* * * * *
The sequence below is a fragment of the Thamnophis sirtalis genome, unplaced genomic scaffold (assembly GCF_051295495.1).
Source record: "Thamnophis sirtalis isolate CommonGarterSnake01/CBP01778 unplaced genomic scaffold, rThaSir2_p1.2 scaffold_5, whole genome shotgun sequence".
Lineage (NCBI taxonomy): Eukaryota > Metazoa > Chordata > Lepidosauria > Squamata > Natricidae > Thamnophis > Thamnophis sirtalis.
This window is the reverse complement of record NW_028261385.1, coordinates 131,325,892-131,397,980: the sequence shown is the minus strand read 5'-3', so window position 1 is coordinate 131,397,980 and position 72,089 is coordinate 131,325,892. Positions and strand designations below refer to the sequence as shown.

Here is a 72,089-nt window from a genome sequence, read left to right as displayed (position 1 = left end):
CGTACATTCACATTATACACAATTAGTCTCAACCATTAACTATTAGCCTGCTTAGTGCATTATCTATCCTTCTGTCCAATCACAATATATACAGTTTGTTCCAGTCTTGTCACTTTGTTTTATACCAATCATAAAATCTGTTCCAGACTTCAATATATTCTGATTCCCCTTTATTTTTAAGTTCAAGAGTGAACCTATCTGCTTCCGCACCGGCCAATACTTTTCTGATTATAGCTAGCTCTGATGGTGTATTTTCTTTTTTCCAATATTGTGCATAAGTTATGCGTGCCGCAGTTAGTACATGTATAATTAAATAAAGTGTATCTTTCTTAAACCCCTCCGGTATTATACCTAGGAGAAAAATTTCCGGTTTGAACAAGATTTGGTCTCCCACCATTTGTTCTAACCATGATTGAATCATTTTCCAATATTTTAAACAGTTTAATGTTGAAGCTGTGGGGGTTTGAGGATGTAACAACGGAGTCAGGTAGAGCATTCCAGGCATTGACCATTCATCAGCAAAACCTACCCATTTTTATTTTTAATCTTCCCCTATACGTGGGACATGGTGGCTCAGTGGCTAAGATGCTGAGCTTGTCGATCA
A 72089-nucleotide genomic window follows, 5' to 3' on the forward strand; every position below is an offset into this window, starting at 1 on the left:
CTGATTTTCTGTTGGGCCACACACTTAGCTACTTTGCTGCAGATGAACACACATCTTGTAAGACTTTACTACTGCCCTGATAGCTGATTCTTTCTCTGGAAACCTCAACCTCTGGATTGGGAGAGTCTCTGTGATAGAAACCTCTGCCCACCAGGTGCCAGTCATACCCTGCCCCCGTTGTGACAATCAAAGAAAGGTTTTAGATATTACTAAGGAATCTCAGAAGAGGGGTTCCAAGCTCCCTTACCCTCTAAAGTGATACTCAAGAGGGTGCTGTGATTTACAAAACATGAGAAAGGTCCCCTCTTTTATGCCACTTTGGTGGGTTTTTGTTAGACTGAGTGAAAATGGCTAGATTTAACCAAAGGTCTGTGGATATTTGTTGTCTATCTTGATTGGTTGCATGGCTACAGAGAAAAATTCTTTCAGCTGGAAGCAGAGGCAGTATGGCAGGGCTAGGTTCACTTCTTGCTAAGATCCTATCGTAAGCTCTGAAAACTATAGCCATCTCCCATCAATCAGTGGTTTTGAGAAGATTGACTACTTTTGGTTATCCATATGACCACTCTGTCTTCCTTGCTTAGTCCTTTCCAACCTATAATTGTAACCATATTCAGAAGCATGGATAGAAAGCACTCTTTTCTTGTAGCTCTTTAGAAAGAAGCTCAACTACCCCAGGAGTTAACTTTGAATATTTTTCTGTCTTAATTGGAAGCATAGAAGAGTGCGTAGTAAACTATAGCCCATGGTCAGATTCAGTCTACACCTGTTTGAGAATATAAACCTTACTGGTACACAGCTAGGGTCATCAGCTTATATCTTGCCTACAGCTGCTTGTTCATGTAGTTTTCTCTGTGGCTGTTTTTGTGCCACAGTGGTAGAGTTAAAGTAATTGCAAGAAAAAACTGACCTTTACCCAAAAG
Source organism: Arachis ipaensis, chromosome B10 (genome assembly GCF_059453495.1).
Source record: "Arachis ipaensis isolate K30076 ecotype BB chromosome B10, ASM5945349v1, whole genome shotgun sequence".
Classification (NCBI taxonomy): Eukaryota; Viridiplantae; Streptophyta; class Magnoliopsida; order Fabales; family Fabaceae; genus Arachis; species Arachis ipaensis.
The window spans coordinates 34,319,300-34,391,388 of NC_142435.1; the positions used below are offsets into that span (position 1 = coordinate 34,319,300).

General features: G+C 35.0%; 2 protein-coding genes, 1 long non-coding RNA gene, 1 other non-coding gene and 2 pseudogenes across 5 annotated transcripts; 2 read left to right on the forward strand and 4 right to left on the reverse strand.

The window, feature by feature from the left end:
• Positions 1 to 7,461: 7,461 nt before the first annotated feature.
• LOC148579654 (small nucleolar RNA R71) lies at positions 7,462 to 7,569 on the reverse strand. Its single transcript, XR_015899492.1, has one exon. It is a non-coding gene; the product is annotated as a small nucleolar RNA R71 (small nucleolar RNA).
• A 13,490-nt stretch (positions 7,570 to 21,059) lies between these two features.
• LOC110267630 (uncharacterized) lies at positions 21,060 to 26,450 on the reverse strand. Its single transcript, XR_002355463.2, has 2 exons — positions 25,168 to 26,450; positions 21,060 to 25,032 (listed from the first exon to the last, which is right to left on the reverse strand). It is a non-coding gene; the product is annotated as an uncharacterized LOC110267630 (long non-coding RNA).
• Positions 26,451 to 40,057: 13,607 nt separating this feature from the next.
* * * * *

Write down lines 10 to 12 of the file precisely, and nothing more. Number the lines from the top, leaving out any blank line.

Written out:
Source record: "Arachis ipaensis isolate K30076 ecotype BB chromosome B10, ASM5945349v1, whole genome shotgun sequence".
Classification (NCBI taxonomy): Eukaryota; Viridiplantae; Streptophyta; class Magnoliopsida; order Fabales; family Fabaceae; genus Arachis; species Arachis ipaensis.
The window spans coordinates 34,319,300-34,391,388 of NC_142435.1; the positions used below are offsets into that span (position 1 = coordinate 34,319,300).